A sadistic streak was revealed as our future brothers shouted, “Are you man enough to take it?”
Taking a long look at college fraternity hazing practices, the president of Cornell University, Dr. David J. Skorton, concluded his recent New York Times op-ed piece by insisting that “pledging—and the humiliation and bullying that go with it—can no longer be the price of entry.”
What prompted that diatribe was his recollection of student deaths caused by what he called “coerced drinking.” As he pointed out, “Alcohol makes it easier for members to subject recruits to physical and mental abuse without feeling remorse…” and blamed booze not only for the ritualized cruelty but also for the impaired judgment of those being hazed, their ability to resist significantly reduced.
Dr. Skorton certainly had a point, but I don’t think what he termed “high-risk drinking” is the only negative factor in collegiate hazing. Booze was never an issue when I pledged a college fraternity, decades ago. UCLA prohibited on-campus drinking; there was no looking the other way.
But that didn’t halt or temper the humiliation one had to submit to when pledging a Greek-letter group. I remember enduring a full semester of insults and put-downs that reached their climax with “Hell Week,” a Sunday-to-Saturday test of endurance and of what was called “fraternity spirit.”
My pledge class was small; we were easy prey. For seven days and nights we lived and dined like lower beasts, worked round-the-clock doing tedious and demeaning chores, then were kept up half the night by organized harassment. This was supposed to test our will, I guess, prove our worthiness, demonstrate our fierce desire to become fully accepted brothers.
What it did, actually, was put on display the sadistic streak that most of our future brothers normally concealed. It wasn’t enough that we were called “pieces of shit” routinely in the wee hours of the morning or were urged to slap each other’s faces—hard—to delight whoever was watching. We were finally pressed to become low-order exhibitionists.
On our penultimate night, we were rudely roused from sleep and told to line up, facing the brothers, each of whom took delight in tweaking our weariness. Then one of them snarled, “Take down your shorts, men,” and when we held back, the order was shouted again right in our faces.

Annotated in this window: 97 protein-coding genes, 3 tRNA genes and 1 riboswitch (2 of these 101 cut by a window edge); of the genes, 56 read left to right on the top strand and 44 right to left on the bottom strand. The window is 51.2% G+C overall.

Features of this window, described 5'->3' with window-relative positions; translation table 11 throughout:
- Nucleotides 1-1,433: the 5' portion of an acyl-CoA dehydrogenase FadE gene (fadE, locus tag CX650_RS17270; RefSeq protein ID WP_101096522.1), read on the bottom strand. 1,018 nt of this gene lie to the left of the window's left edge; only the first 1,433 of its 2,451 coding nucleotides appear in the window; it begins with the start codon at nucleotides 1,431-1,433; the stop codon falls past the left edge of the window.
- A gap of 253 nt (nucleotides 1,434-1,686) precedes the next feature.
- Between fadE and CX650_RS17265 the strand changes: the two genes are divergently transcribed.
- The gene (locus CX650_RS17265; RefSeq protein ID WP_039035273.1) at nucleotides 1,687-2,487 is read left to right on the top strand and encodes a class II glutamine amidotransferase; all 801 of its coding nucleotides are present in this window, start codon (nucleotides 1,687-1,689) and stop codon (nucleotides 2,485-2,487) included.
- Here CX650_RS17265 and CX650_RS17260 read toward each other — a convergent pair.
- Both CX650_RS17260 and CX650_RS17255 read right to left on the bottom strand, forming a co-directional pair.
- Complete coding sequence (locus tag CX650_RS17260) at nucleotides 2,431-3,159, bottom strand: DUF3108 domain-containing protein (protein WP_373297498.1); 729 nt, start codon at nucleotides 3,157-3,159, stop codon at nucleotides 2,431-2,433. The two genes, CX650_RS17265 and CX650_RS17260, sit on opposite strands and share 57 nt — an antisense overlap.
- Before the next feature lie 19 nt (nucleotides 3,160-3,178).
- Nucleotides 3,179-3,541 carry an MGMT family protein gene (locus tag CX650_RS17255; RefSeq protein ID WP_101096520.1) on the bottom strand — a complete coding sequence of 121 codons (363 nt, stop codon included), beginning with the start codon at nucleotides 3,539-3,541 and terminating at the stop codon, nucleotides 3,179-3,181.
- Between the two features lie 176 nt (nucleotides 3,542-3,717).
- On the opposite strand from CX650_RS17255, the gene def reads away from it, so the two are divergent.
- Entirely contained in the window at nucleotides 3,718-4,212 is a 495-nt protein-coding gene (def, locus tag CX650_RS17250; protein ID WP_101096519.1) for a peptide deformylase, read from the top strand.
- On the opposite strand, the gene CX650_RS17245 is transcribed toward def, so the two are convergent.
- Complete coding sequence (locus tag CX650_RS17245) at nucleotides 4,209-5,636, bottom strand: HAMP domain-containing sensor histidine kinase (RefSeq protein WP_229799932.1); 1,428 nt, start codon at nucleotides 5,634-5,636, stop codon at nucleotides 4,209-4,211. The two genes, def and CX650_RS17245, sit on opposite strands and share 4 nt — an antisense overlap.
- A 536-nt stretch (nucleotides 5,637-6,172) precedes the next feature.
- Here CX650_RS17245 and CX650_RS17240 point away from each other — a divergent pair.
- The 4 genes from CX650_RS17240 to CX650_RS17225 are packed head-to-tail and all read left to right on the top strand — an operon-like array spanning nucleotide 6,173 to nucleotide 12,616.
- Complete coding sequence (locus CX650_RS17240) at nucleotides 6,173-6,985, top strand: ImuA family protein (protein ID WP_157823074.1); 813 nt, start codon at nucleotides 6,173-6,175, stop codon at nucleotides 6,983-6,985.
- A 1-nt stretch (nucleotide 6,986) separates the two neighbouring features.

So we dropped our drawers obediently. “Now, jack off.” What? The command was repeated. “Go at it—really pull it. We know you know how; we wanna see you come!”
We couldn’t look at each other, and it was torture to look at those watching us. We complied; that I know. But nobody came and nobody even got hard. We did what we were told in what must have been a truly pathetic display of compliance.
Reading Dr. Skorton’s essay brought that ugly episode back to mind, for at the time it left me with a cynical view of fraternity life that I never succeeded in shaking. Nor have I shucked the shroud of regret that shaped my fraternity experience. I still beat myself up for not having had the balls to obey my impulses and sound a demand for dignity.
Why didn’t I seize the opportunity to defy fraternal authority—pull up my shorts, shout “Go fuck yourselves, pervs!” and walk out?
In truth, I wasn’t brave enough to do that, to risk alienation for my remaining college stay. At the time, I needed desperately to be part of something. Why did I think being a fraternity brother would fill that void? It never did. Fraternity brotherhood was, and is, mostly a bullshit notion.
Army recruits get verbally abused during various stages of training, a form of structured harassment designed to toughen them mentally as well as physically. Yes, that experience is usually unpleasant and often cruel, but it serves a real purpose, one that’s hardly shared by the sometimes savage hazing that Greek letter organizations impose on their young pledges.
“Are you man enough to take it?” is the question that fraternity members seem to ask when raining insults and humiliation on those knocking at the door of brotherhood. I thought about this long after my pledge status ended and continue to wonder, even now: Why would anyone want to link arms with men whose abusive nature has been revealed so vividly? Further, why would the ability to take crap from people not necessarily his betters make a young man a more deserving fraternity brother?
Dr. Skelton’s essay did suggest that change may be occurring, however slowly. He pointed out one fraternity’s Balanced Man Program, which he said “replaces the traditional pledging period with a continuing emphasis on community service and personal development.”
I’m afraid that sounds pretty lofty and mostly unmeasurable, but it does hint at the possibility that, at least in some quarters, fraternity membership for new pledges will begin with their need to prove their worthiness—not by tolerating abuse but by making positive contributions to the world outside the frat house.
For young men on the cusp of adulthood, learning that all of life need not be a pissing match would be a major step toward asserting their manhood and gaining a lock on maturity. Also, I think, for each aspiring brother, having to earn a measure of personal honor would make fraternity membership a richer and much more significant association.